“Hey, did you have a good trip?” my sister Lauren asks, appearing in the foyer to meet me. Lauren is quiet and sweet. She is my second-favorite sibling. That doesn’t mean that she can’t take me to task, but she does it in a sad “I’m very disappointed” kind of what that cuts right to the core. I tell her that my trip was quick and painless and make to enter the house.
There are more hugs and greetings exchanged. My mom makes a show of kissing me and telling me I’m too thin. My dad gives me a shoulder clap.
Besides Joy and Lauren, who are married but don’t have kids of their own, there are my sisters Abigail and Charity. They’re twins with curly hair and wicked laughs. They can be extremely strict and delightfully sarcastic. They both love me, and I love them back, but they do not mess around. They both have kids, which explains why they take no shit. Then there’s Raya. She can either be calm and sweet or stern and intimidating. You never know what you’re going to get. She’s proudly single and very independent. Finally, there’s Gwen. She’s just a couple years older than me, but is often distant and seems wholly unimpressed with me. She’s my least favorite by a mile. It’s a full house. Full of angst, anyway.
After the greetings are done, I head to my childhood bedroom to drop off my things. My bed has a fluffy pink comforter and is against the wall the way it was when I was growing up. I have a rickety old dresser, and my own bathroom where I used to hide by taking a scorching shower when my siblings were irritating me. Kicking off my tall boots and unwinding my scarf, I drop my suitcase and head back into the kitchen where my sisters are chatting and sipping martinis.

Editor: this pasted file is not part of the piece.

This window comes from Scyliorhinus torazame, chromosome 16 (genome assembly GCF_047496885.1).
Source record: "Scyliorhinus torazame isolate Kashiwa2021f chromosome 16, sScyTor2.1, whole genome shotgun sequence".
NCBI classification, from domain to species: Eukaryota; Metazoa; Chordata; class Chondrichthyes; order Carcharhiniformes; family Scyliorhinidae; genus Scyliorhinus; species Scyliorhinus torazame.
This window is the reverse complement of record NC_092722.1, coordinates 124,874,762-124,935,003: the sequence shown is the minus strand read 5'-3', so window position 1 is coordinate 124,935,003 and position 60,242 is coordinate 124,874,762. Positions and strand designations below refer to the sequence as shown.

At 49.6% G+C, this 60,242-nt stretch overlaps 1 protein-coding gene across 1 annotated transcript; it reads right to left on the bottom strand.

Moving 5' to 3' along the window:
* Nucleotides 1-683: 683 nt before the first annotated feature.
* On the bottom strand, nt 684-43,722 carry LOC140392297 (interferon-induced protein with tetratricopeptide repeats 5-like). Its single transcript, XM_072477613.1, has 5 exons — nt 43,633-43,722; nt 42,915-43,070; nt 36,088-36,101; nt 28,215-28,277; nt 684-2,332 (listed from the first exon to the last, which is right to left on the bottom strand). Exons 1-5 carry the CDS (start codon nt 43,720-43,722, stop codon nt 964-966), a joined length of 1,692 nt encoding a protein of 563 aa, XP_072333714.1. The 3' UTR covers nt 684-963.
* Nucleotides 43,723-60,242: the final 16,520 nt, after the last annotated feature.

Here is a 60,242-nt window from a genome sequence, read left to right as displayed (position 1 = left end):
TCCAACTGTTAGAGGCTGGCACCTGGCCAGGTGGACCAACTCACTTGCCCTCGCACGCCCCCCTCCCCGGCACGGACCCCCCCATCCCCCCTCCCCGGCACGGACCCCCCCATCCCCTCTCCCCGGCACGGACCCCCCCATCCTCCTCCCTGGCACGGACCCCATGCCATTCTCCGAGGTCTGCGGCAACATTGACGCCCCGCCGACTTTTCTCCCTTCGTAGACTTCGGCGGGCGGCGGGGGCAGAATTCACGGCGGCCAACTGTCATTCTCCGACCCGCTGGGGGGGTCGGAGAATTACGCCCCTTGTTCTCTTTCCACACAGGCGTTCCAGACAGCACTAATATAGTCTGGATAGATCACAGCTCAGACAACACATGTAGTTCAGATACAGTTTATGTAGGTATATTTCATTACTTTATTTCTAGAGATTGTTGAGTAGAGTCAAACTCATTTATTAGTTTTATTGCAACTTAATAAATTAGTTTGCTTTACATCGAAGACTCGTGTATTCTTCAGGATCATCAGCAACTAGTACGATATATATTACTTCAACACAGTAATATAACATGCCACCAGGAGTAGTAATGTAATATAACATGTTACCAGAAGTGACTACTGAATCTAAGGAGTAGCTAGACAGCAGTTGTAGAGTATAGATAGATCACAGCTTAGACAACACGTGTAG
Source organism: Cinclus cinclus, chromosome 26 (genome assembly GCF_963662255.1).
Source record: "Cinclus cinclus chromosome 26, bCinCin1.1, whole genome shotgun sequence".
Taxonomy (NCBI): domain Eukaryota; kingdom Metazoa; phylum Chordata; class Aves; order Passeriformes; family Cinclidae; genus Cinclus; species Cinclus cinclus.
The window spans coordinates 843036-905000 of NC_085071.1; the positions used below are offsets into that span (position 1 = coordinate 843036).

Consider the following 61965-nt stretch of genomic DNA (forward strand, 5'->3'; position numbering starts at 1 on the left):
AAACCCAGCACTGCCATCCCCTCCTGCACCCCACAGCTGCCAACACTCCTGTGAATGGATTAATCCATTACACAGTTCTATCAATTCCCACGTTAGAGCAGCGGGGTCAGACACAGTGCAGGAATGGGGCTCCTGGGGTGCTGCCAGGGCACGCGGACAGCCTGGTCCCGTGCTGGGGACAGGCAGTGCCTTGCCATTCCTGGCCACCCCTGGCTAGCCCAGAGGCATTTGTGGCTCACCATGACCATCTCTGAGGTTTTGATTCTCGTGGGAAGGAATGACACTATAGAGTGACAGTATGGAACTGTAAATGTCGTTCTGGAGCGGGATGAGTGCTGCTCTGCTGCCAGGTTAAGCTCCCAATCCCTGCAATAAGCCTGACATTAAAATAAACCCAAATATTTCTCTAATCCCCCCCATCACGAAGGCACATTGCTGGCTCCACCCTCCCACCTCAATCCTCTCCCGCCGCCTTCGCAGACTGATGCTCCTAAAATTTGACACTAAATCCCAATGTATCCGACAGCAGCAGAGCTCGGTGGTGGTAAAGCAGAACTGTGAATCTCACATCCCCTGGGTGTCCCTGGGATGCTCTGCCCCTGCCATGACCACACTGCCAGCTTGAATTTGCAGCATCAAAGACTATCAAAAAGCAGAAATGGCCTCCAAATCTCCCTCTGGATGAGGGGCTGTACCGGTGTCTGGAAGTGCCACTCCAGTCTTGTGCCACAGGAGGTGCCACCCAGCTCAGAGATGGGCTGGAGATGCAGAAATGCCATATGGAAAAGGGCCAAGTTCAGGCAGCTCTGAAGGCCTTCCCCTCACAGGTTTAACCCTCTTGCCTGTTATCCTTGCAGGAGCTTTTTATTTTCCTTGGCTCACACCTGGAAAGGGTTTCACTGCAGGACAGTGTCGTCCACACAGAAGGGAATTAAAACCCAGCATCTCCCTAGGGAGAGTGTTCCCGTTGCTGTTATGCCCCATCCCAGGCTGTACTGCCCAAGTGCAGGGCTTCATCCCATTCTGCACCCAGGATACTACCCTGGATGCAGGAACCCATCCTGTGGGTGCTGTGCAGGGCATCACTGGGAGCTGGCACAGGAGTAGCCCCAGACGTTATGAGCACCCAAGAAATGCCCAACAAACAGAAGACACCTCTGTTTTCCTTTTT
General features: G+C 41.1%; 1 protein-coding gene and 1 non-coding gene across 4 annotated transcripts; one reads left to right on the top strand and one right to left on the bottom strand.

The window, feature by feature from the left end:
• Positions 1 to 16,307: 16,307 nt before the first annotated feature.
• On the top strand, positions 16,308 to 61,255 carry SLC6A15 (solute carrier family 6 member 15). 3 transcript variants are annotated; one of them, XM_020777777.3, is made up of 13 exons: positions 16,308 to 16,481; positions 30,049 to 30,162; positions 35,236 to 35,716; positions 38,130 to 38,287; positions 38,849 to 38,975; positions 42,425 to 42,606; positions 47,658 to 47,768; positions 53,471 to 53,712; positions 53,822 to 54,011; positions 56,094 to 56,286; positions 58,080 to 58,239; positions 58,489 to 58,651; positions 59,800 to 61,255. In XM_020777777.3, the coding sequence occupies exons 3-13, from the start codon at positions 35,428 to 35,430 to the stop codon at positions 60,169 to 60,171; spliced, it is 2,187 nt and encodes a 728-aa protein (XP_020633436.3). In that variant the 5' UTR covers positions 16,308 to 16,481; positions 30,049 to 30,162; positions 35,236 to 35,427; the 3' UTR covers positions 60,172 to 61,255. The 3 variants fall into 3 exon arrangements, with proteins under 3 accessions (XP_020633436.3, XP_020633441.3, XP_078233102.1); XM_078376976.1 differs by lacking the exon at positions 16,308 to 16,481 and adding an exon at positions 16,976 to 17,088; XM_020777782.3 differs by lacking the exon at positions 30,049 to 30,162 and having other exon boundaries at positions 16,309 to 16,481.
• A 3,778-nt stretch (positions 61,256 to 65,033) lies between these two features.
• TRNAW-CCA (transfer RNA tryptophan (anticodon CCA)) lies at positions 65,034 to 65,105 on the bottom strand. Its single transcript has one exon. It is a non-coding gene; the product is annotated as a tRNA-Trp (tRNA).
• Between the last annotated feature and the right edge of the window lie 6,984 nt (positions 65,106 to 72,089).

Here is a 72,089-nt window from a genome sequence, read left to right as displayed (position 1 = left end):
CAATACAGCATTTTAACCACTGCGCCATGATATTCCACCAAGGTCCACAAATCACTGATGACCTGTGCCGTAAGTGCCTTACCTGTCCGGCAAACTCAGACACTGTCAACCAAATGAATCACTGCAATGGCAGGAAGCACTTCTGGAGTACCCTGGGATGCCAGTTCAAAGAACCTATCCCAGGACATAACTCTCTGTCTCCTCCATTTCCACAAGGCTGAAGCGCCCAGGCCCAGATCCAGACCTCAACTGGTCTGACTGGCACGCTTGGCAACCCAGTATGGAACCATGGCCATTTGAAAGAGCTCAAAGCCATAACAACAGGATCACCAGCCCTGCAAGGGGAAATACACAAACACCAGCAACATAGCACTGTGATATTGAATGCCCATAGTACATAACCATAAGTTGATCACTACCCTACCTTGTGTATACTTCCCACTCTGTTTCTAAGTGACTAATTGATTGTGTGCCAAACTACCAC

“What are you having?” I ask.
“Cranberry orange martinis,” Joy responds with a smirk, “You want one?”
“Maybe she should eat first,” Charity suggest evenly.
“I’m not hungry,” I smile back passive aggressively, “But I’m very thirsty. I’d love one, Joy.”
“Why don’t you have a glass of water?” asks Abigail.
“Girls! Your sister is an adult,” my mom chastises them before I can say anything. I nod in approval and take the martini glass from Joy. I lied when I said I wasn’t hungry, though, so I take a piece of Swiss cheese from my mom’s holiday platter and munch on it while we all catch up.
“We should watch a movie this afternoon,” Joy suggests.
“Home Alone,” Gwen says immediately.
“I don’t want to watch that nasally little kid again,” I groan. “Can we watch an actual comedy?”
“Watching the same thing every year is called a tradition,” Raya snaps.
“You’re a nasally little kid,” Abigail chimes in.
“The only tradition around here is you all being annoying as hell,” I retort.
“Excuse me?” Abigail asks.
“GIRLS!” my mom exclaims. I relent and we watch Home Alone for what feels like the thousandth time. Blissfully, the rest of the afternoon passes without incident. I volunteer to help my mom make our big Christmas Eve dinner so that I can have some peace in the kitchen. I help her whip up deviled eggs, her famous wine-soaked brisket, green bean casserole, and twice baked potatoes. I even do the dishes while my mom and I talk about my grad school program. I’m not the spoiled brat that my sisters seem to think I am, I think to myself with an internal eye roll.